For patients of the Community of Hope and Mary’s Center clinics in Washington, D.C., getting to their medical appointments can be a challenge — many live far from public transit or lack cars. If they’re pregnant, the fallout can be especially harmful if they miss prenatal doctor visits, risking the baby’s and mother’s health.
That’s why ride-sharing company Uber, which has for years been searching for a viable way into the $4 trillion health care market, swooped in to offer hundreds of pregnant patients in D.C. free rides to appointments in 2021 and 2022. Uber says patients who participated in the pilot were slightly more likely to get prenatal care, and it’s shopping the data around to insurers in a bid to get them to pay for the service.
Medicaid plans typically offer patients a benefit covering non-emergency medical transportation, but it often requires providers to call into a third-party dispatch service that can be difficult to coordinate with patients in real time, Community of Hope perinatal care and transportation coordinator Hannah Low told STAT.
Using a consumer app like Uber could make the process of organizing and taking rides easier both for staff and patients — especially when clinics have a designated ride coordinator to guide them, she said. “I can get on a call with a patient and talk through, ‘this is where the car is,’ or patients will call me and say, ‘I can’t see the car,’” she said. “You don’t necessarily have that ability if you don’t have a person who’s able to go into the system and do that.”
The stakes for missing prenatal appointments are high, especially as maternal mortality rates surge year over year; the United States has among the worst rates for high income countries. Black and Indigenous women are two to three times more likely than white women to die from pregnancy-related issues, according to Centers for Disease Control and Prevention data.
“The consequences of not getting prenatal care are devastating,” said Sarah Coombs, director for health systems transformation at the National Partnership for Women & Families, which was not involved in the pilot. Aside from troubling maternal mortality risks, babies whose mothers don’t get prenatal care are more likely than other infants to experience complications, she said.
Uber isn’t the only tech company seeking to address missed appointments. Some, like Babyscripts, offer digital blood pressure cuffs and scales to make it easier for clinicians to monitor pregnant patients, especially when they can’t make in-person appointments. Clinics offering Babyscripts to their patients told STAT earlier this year that the devices could help reduce emergency department visits later in pregnancy.
But clinics that treat largely low-income and underserved populations are limited by what insurance companies agree to pay for, because they and their patients might not have enough cash to pay for services out of pocket. And convincing insurers to offer new benefits takes time, Coombs said.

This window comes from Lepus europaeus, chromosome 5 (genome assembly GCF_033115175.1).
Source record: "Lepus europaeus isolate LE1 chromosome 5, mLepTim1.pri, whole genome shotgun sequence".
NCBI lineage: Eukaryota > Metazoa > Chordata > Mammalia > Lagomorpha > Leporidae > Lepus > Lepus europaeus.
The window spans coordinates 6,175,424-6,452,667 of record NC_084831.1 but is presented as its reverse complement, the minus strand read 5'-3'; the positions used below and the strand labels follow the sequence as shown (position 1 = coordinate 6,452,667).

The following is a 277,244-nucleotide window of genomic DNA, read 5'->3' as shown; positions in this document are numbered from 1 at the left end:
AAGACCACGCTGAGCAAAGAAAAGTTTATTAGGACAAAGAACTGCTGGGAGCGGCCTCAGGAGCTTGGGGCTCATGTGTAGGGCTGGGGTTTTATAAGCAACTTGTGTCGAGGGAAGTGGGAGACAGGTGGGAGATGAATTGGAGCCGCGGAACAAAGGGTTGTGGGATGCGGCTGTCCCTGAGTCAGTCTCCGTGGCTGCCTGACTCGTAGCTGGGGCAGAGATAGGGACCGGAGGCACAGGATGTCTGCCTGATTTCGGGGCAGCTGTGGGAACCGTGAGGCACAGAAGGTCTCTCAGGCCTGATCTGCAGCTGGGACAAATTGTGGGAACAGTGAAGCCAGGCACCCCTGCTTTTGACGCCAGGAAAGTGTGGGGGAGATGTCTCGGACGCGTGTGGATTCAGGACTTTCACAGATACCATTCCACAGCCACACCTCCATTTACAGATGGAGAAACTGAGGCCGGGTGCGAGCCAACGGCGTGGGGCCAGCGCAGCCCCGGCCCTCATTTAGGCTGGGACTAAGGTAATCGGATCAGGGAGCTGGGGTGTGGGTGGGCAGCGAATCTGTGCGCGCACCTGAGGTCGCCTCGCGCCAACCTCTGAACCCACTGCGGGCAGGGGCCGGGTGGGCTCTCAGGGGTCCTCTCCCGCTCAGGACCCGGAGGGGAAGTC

“It’s a return on investment. They have to show proof that it works, proof that it saves money, proof that it works across the country.”
Inside the pilot
In the middle of last year, a health behavior research company called Surgo Health approached Uber with the idea for the pilot. The goal was studying the impact of geography on health inequities; some members of Surgo’s board knew people at Uber, which was willing to absorb the cost of rides temporarily. Uber’s social impact team also worked on the pilot.
“It’s really obvious that the areas that are the highest risk, where health inequities are happening, are far away from hospitals and not always super accessible via public transportation,” said Hannah Kemp, a vice president at Surgo.
Between January 2021 and June 2022, Mary’s Center and Community of Hope offered roughly 450 patients about 4,500 free Uber rides, either through a special app for coordinators or by giving patients a voucher they could use on their own apps. Rides to and from could run up to $200, Low said.
Much of the legwork fell on ride coordinators, who spoke to patients regularly and understood their individual challenges, such as whether they preferred text messages or relied on a landline. “Having someone embedded in the clinic who can talk to a patient about their rides and their appointments and whatever care coordination needs they have is really special,” Low said.
Still, patients ran out of minutes or changed phone numbers, and it wasn’t always easy to reach them, Low said.
Surgo and Uber said the pilot increased appointment attendance among people who faced transportation challenges by about 5 percentage points, and that about three-quarters of patients said it would be more difficult to get care without the free rides. Patients also said they saved an hour of time per appointment across a total of about a dozen prenatal appointments.
Following the conclusion of the pilot, some state Medicaid plans and managed care groups have agreed to pay for the service, but Uber’s goal is to get more of them to do so outside the scope of the pilot, said its global head of health, Caitlin Donovan. “We believe in a world where you don’t solve a problem grant by grant, study by study.”
Now, Uber’s “spending a lot of time talking with Medicaid plans about how to structure that [transportation] benefit design, and how to administer that benefit,” Donovan said. “Existence of the benefit alone is not enough.”
Still, simply administering rides isn’t enough to address troubling maternal mortality rates and racial disparities facing low-income patients, Katherine Hempstead, senior policy adviser at the Robert Wood Johnson Foundation, told STAT. “Of course the quality of prenatal care matters too, which is a problem that can’t be solved with transportation.”